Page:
Technical theater majors help to paint the set of 1960’s musical.
Technical theater majors help to paint the set of 1960’s musical.
Sophia Roberts


Music blares through the mirrored studio as 20 students lie on the floor, legs pointing to the ceiling. A sit-up punctuates each beat of a pop music track. The students continue this cycle until theatre dean Michelle Petrucci stops them. All of the girls stand in front of the mirror with their backs turned to the boys as they belt the lyrics, “No doubt!” in unison. The pace quickens, and each girl rushes to her dance partner at the other end of the room, tap shoes barely touching the floor.

For the cast of this year’s fall musical, this conditioning has become a daily routine in preparation for the production’s intricate tap routines. The romantic comedy “Crazy For You” opened in Meyer Hall on Oct. 25 and continued through Nov. 3.

“The conditioning allows my ankles to be looser, and I’m able to keep up my stamina,” female lead and theatre senior Dylan Lugosi said. “I’m more able to sing and tap at the same time because of the cardio in conditioning.”

The story follows Bobby Child and his plan to put on a play at his soon-to-be foreclosed theater so that he can pay the mortgage.

Though the musical opened in 1992 on Broadway, brothers George and Ira Gershwin wrote the music and the lyrics in the 1940s. The show is largely made up of numbers from other Gershwin productions such as “Treasure Girl,” “A Damsel in Distress,” and “Girl Crazy.”  The band department has joined the production to deliver the complex rhythms and harmonies of the Gershwins’ compositions.

“It sounds like an old classic musical because the music is from the ‘40s, but the show was written and put together in the ‘90s,” theatre teacher Andrew Gilbert said. “[The songs] that were in the ‘40s were brought by [Ira and George] Gershwin, so it sounds like a really old show.”

Similarly, the tap component requires extra coordination for students who are learning the fundamentals as they rehearse.

“I feel like [tap is] a dying art, [and] I’m really glad I’m getting the experience right now,” theatre junior Jaime Brustein said.  “Especially since [tap] is something I want to pursue, being involved in productions requires work.”

 While some agree that the art form is indeed dying—The Washington Post called the Signature Theatre Company’s 2017 revival of the musical “prefab”—stage manager and theatre junior Isabella Betz sees tap not as an “old showbiz style,” but as an agent of change in the plot.

“When it comes to musicals, sometimes people think, ‘Oh, there’s so much excess dancing. How could this bring along the story?’” Betz said. “But you realize that these tap numbers really do move the story along, even if it’s just seven minutes of tap.”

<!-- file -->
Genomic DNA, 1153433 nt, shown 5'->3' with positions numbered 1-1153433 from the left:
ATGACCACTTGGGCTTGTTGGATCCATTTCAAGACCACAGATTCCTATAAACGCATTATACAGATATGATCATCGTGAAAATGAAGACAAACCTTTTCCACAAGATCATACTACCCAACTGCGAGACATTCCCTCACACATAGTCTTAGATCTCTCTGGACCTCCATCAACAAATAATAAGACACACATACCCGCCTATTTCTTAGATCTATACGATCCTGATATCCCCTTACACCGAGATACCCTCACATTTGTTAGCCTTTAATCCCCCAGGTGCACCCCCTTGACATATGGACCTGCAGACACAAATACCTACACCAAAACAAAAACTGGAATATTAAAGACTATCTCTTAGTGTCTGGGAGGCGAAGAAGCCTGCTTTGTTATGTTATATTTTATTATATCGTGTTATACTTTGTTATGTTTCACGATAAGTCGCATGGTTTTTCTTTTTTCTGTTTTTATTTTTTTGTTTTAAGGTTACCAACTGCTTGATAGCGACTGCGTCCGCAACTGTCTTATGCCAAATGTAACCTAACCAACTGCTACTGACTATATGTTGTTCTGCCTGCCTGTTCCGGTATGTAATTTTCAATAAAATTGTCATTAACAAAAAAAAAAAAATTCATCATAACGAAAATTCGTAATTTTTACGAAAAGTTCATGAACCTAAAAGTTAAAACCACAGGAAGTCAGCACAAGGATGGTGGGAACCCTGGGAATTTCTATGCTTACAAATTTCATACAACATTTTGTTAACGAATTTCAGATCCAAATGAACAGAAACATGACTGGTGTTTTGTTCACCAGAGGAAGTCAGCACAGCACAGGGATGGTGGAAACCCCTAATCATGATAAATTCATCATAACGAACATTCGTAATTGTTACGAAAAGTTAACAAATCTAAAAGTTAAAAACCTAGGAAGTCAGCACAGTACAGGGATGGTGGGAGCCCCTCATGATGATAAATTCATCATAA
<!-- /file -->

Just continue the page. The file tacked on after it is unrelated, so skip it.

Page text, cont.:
Theatre dean Michelle Petrucci choreographed the tap numbers along with theatre junior Heather Cruise, who demonstrated the movements to the rest of the cast.

“[The students] will actually be able to approach style and intricate sounds together a lot better,” Ms. Petrucci said. “[One of the things] I have said is [to] imagine you’re tapping on ice. You don’t break the ice, because we have a tendency to bang our feet on the floor.”

In addition to tap, the first act includes a number with “sounds and rhythms from everyday stuff,” Ms. Petrucci said. Performers used buckets, hammers, and shovels to create rhythms to dance to.

Sophia Roberts
Jade Huber practices singing into her props in preparation for opening night.

In addition to the actors, the band students in the pit have been practicing after school to piece everything together during tech week. Lugosi is already anticipating the combination of the diverse art forms.

“I love the collaboration between the departments in order to make this show really come to life,” Lugosi said. “[It] allows the pieces of the puzzle in the show to come together.”

As far as the musical component, Mr. Gilbert has been preparing music students to play the production’s songs live.

“What sets us apart from other schools is that we use a completely student-based system: The set is built by students, our orchestra is students, [and] our cast is students,” Mr. Gilbert said. “There’s no other school that could pull off a Gershwin show without the calendar musicians that we have here at the school.”

“I’m excited for it all to come together, because that’s what’s so cool about theatre,” Ms. Petrucci said. “I want a supportive full house for opening night.”

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Katie Davis
Katie Davis, Print Managing Editor
Katie Davis is a third-year staffer and print managing editor on The Muse. Katie has been playing volleyball since she was seven years old and continues to play indoor and beach volleyball in her free time. Her favorite movie is "Monsters Inc.," and she loves everything Disney related. Katie joined The Muse to develop her journalistic and leadership skills and has found so much more inside of the publication. She has made endless memories and life long friends that she will never forget. She is excited for all that will come in the future, and she loves to bring a positive attitude to everything she does.  
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